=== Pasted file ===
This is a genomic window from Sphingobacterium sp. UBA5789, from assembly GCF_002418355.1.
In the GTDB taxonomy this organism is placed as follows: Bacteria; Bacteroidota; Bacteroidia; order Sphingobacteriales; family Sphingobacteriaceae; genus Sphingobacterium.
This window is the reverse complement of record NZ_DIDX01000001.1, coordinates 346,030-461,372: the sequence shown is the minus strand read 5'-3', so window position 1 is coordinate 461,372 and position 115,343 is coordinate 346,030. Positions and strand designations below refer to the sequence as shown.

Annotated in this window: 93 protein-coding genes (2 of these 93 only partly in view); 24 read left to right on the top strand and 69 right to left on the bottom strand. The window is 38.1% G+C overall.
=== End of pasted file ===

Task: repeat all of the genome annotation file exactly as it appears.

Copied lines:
This is a genomic window from Sphingobacterium sp. UBA5789, from assembly GCF_002418355.1.
In the GTDB taxonomy this organism is placed as follows: Bacteria; Bacteroidota; Bacteroidia; order Sphingobacteriales; family Sphingobacteriaceae; genus Sphingobacterium.
This window is the reverse complement of record NZ_DIDX01000001.1, coordinates 346,030-461,372: the sequence shown is the minus strand read 5'-3', so window position 1 is coordinate 461,372 and position 115,343 is coordinate 346,030. Positions and strand designations below refer to the sequence as shown.

Annotated in this window: 93 protein-coding genes (2 of these 93 only partly in view); 24 read left to right on the top strand and 69 right to left on the bottom strand. The window is 38.1% G+C overall.